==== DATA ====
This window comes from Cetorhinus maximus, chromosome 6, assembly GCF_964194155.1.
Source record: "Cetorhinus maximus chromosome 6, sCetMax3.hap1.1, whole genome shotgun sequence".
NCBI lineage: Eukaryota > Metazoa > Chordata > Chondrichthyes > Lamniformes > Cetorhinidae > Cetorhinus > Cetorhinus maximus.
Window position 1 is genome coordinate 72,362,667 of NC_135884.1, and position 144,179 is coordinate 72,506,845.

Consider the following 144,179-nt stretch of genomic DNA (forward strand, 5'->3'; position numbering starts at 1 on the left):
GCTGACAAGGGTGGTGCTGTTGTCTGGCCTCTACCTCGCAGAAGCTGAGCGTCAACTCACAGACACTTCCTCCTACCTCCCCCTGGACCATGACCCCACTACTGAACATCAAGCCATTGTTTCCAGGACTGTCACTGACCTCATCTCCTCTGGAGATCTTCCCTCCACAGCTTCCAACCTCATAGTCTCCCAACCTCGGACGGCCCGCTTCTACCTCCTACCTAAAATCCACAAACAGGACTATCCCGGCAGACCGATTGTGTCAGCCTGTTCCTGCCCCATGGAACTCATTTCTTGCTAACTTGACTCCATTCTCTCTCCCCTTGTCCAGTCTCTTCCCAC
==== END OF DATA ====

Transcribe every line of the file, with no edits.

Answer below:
This window comes from Cetorhinus maximus, chromosome 6, assembly GCF_964194155.1.
Source record: "Cetorhinus maximus chromosome 6, sCetMax3.hap1.1, whole genome shotgun sequence".
NCBI lineage: Eukaryota > Metazoa > Chordata > Chondrichthyes > Lamniformes > Cetorhinidae > Cetorhinus > Cetorhinus maximus.
Window position 1 is genome coordinate 72,362,667 of NC_135884.1, and position 144,179 is coordinate 72,506,845.

Consider the following 144,179-nt stretch of genomic DNA (forward strand, 5'->3'; position numbering starts at 1 on the left):
GCTGACAAGGGTGGTGCTGTTGTCTGGCCTCTACCTCGCAGAAGCTGAGCGTCAACTCACAGACACTTCCTCCTACCTCCCCCTGGACCATGACCCCACTACTGAACATCAAGCCATTGTTTCCAGGACTGTCACTGACCTCATCTCCTCTGGAGATCTTCCCTCCACAGCTTCCAACCTCATAGTCTCCCAACCTCGGACGGCCCGCTTCTACCTCCTACCTAAAATCCACAAACAGGACTATCCCGGCAGACCGATTGTGTCAGCCTGTTCCTGCCCCATGGAACTCATTTCTTGCTAACTTGACTCCATTCTCTCTCCCCTTGTCCAGTCTCTTCCCAC